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Welcome to the very first MEF blog entry – a development the elephants are very excited about because they want as many people as possible to know about their lives in Sri Lanka and how much they would value any assistance people can offer 🙂 They are hoping that their online profiles and blog entries will encourage people to sponsor them and perhaps even “up sticks” andvolunteer some of their time to helping them out – the ellies need us humans to scoop their poop and, basically feed, bathe and groom them. While this might sound like hard work, it is also incredibly rewarding and just simply an amazing once-in-a-lifetime opportunity to get up close and personal with these magnificent creatures in beautiful, lush-green surroundings!

Hopefully, this blog space will be a useful resource for volunteers and anyone else out there who wants to find out more about up-to-date happenings at MEF. There is always plenty going on around here, so there should be no shortage of activity to report upon! In terms of my personal experience here, I am just loving it and my only complaint is that the time is going by too quickly – but, as the cliche goes, time flies when you are having fun! I would urge volunteers to have a thorough look around the MEF website before coming here because there is a lot of useful information about what they can expect from their stay. Therefore, I will not repeat the same standard website stuff but will try to give you a little bit of an insight into my own personal experience so far.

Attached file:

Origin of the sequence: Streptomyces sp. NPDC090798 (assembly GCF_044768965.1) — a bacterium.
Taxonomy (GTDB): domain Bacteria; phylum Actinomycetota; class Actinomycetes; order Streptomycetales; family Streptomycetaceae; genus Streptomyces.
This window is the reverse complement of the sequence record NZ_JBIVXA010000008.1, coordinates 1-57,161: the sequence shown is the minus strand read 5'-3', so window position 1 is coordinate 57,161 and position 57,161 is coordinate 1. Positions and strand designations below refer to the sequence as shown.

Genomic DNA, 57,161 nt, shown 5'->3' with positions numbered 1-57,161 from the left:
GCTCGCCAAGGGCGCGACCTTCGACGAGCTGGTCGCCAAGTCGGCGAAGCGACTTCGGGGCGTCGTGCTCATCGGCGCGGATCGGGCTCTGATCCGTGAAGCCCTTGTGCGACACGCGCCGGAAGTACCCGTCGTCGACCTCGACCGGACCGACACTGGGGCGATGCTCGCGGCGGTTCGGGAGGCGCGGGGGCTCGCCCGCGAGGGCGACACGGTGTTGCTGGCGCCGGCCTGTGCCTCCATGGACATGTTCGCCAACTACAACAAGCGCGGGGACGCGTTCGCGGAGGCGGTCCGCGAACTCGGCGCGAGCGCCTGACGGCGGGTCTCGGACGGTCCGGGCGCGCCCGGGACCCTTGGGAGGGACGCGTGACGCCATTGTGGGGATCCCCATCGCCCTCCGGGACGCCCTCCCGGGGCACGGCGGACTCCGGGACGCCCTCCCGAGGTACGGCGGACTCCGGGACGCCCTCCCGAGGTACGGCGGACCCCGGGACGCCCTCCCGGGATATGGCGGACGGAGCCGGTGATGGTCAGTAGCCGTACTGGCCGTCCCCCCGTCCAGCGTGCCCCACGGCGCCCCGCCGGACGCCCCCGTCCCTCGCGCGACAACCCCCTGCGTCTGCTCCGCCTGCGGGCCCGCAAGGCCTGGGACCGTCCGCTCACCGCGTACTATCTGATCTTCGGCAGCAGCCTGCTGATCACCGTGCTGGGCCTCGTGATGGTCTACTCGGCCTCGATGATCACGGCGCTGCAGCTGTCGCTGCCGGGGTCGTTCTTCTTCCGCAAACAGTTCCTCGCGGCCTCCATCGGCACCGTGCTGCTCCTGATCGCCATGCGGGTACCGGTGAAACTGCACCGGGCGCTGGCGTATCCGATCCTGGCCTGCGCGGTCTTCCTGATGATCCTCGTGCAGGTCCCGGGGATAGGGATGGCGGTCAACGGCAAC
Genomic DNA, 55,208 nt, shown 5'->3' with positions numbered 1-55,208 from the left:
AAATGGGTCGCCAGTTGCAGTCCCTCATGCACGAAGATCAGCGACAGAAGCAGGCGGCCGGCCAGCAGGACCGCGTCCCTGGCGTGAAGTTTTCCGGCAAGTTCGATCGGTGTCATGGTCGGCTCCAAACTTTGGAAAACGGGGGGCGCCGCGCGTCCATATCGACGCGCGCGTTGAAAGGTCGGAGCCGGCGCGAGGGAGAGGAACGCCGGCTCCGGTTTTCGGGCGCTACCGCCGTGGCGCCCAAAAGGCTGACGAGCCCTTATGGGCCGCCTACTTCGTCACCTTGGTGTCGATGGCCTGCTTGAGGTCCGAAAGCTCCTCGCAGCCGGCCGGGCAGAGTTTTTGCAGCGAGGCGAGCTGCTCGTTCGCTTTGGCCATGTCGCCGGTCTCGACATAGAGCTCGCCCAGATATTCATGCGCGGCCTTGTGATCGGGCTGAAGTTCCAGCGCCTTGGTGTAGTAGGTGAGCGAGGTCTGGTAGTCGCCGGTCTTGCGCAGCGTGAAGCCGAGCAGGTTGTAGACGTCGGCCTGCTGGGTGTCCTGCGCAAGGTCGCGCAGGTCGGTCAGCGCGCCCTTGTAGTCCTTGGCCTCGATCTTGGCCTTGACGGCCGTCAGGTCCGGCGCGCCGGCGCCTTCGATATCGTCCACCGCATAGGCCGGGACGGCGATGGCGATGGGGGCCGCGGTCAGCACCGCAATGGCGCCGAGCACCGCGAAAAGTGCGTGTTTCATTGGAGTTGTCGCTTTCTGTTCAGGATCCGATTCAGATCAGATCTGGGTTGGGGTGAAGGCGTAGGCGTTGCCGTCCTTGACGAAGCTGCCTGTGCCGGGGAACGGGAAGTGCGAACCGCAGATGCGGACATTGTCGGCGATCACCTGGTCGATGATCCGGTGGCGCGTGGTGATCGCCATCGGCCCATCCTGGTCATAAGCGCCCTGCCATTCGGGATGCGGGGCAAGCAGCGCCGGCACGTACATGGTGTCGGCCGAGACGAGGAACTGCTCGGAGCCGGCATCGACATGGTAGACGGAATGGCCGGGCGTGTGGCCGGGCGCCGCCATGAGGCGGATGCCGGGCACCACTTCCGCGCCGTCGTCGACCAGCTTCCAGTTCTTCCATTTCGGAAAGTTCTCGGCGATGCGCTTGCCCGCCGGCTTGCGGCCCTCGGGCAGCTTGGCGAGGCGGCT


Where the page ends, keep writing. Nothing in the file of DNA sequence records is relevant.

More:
So, here goes…I have now been staying at MEF for two fun-filled and action-packed weeks and during this time I have been working with MEF’s very own film star, Lakshmi, and her lovely mahout, Gaya. Like the website promises, you really do get to build a special relationship with your elephant – each volunteer is assigned a specific elephant to work with during their stay and this allows you to build a bond with one specific ellie. That said, however, don’t worry, you will also get to know the other ellies just by watching them amble along during the day as they carry out their tourist ride duties! Although this may look like very tiring work to us, the average elephant is more than capable of carrying around a few people without even breaking into a sweat!

As a bit of background, the elephant safaris for visiting tourists provide the elephants with exercise and raise money for the charity which is then used to fund food, medicine and the mahouts’ salaries. In addition, the ellies are very social beings and the interaction with visitors provides them with vital stimulation 🙂 While you are at MEF, you will get a unique insight into the psychology of ellies and you will get to observe their behaviours first-hand. Although the MEF voluntary programme attracts quite a lot of veterinary students, I think it is great that it is open to people from other backgrounds, as this means that people from all different walks of life are able to come here and challenge themselves in unprecedented ways. Take little ol’ me, for example, I am currently doing my PhD in Business Psychology back home in England – no animals included – so escaping from the office into the “wilderness” is a total break from the norm (note inverted commas – the fact I am using the Internet shows that there are mod cons even in the jungle – lol).